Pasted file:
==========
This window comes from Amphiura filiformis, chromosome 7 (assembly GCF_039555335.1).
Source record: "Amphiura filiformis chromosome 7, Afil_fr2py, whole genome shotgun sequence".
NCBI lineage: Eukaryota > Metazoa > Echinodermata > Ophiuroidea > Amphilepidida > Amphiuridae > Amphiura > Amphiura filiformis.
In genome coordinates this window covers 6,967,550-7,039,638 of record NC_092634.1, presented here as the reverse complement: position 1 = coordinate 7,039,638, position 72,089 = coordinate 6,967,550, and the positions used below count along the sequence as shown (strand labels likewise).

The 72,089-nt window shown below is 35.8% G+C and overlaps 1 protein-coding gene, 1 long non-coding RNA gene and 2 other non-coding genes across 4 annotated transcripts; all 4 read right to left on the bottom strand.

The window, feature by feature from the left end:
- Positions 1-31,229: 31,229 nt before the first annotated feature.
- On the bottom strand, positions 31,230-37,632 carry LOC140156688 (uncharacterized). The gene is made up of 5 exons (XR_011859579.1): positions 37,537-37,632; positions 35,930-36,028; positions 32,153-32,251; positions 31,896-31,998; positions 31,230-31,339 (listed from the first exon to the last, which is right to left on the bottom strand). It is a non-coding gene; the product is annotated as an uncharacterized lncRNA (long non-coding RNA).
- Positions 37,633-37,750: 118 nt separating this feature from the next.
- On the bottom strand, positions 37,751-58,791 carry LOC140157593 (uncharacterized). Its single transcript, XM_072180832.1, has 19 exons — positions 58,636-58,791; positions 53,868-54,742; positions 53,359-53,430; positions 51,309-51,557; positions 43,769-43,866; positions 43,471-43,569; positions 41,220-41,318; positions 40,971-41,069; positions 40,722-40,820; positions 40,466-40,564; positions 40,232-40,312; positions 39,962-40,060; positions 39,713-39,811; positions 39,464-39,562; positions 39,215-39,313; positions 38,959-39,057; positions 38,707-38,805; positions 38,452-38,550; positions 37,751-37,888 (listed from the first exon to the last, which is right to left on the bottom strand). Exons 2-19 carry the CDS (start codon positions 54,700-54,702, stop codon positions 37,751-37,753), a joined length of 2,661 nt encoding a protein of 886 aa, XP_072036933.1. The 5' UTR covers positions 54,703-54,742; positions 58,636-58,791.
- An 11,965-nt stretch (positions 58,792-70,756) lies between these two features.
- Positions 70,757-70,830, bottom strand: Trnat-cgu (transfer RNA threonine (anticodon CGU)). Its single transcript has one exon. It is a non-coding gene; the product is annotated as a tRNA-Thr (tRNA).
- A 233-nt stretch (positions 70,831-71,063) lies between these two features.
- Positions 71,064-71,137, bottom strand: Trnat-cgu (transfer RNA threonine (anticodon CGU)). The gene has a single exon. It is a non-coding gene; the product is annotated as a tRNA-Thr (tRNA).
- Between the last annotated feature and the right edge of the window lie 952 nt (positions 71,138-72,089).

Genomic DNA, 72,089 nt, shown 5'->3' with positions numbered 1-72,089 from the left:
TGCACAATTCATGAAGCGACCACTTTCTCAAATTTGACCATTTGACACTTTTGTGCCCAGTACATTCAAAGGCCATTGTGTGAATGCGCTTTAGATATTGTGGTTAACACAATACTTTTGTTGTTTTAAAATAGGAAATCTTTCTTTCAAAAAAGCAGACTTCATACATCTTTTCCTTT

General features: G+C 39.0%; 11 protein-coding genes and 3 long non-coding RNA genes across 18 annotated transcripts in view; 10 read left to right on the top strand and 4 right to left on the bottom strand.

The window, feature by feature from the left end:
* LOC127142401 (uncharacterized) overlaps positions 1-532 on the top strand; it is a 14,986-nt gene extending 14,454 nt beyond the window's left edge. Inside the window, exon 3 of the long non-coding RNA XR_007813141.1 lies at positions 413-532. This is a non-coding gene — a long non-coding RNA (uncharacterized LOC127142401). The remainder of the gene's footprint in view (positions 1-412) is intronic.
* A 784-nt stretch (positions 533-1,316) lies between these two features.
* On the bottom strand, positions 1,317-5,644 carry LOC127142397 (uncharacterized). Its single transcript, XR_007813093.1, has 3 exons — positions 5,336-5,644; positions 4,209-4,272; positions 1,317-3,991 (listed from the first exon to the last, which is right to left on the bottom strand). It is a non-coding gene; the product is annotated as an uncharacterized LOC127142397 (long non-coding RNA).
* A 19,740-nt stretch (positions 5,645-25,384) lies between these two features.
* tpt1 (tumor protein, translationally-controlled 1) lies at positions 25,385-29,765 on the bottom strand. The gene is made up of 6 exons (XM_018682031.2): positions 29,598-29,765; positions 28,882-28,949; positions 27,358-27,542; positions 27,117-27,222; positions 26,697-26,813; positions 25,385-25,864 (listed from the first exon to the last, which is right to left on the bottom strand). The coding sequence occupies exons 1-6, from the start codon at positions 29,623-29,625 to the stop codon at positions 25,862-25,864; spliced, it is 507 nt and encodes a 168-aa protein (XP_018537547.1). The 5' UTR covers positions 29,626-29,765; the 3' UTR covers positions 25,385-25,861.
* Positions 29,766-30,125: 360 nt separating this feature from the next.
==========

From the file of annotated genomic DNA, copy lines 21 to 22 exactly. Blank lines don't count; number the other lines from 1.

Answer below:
* A 784-nt stretch (positions 533-1,316) lies between these two features.
* On the bottom strand, positions 1,317-5,644 carry LOC127142397 (uncharacterized). Its single transcript, XR_007813093.1, has 3 exons — positions 5,336-5,644; positions 4,209-4,272; positions 1,317-3,991 (listed from the first exon to the last, which is right to left on the bottom strand). It is a non-coding gene; the product is annotated as an uncharacterized LOC127142397 (long non-coding RNA).